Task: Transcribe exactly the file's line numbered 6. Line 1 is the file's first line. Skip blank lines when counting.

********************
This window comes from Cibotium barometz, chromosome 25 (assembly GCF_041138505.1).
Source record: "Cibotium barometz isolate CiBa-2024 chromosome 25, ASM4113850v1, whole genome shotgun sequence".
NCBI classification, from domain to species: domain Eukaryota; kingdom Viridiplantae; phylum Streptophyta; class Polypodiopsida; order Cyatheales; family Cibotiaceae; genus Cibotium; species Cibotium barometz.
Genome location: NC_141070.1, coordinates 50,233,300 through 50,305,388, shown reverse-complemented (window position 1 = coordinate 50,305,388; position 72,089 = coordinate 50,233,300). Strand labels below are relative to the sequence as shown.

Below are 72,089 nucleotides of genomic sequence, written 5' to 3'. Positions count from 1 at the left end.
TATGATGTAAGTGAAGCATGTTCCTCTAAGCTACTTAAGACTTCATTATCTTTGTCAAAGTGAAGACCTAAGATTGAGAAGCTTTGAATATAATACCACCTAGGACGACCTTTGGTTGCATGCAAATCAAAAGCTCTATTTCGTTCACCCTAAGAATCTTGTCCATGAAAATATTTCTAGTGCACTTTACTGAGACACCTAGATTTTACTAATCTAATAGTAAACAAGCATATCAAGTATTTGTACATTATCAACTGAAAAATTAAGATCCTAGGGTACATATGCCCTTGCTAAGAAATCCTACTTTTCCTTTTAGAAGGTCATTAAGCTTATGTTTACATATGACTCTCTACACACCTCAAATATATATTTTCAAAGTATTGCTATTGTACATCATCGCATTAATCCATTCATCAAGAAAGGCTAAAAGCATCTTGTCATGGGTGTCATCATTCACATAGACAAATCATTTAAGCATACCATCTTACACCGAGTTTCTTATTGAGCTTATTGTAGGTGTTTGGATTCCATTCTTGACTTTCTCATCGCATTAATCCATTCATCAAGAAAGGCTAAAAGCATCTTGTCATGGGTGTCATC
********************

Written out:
TATGATGTAAGTGAAGCATGTTCCTCTAAGCTACTTAAGACTTCATTATCTTTGTCAAAGTGAAGACCTAAGATTGAGAAGCTTTGAATATAATACCACCTAGGACGACCTTTGGTTGCATGCAAATCAAAAGCTCTATTTCGTTCACCCTAAGAATCTTGTCCATGAAAATATTTCTAGTGCACTTTACTGAGACACCTAGATTTTACTAATCTAATAGTAAACAAGCATATCAAGTATTTGTACATTATCAACTGAAAAATTAAGATCCTAGGGTACATATGCCCTTGCTAAGAAATCCTACTTTTCCTTTTAGAAGGTCATTAAGCTTATGTTTACATATGACTCTCTACACACCTCAAATATATATTTTCAAAGTATTGCTATTGTACATCATCGCATTAATCCATTCATCAAGAAAGGCTAAAAGCATCTTGTCATGGGTGTCATCATTCACATAGACAAATCATTTAAGCATACCATCTTACACCGAGTTTCTTATTGAGCTTATTGTAGGTGTTTGGATTCCATTCTTGACTTTCTCATCGCATTAATCCATTCATCAAGAAAGGCTAAAAGCATCTTGTCATGGGTGTCATC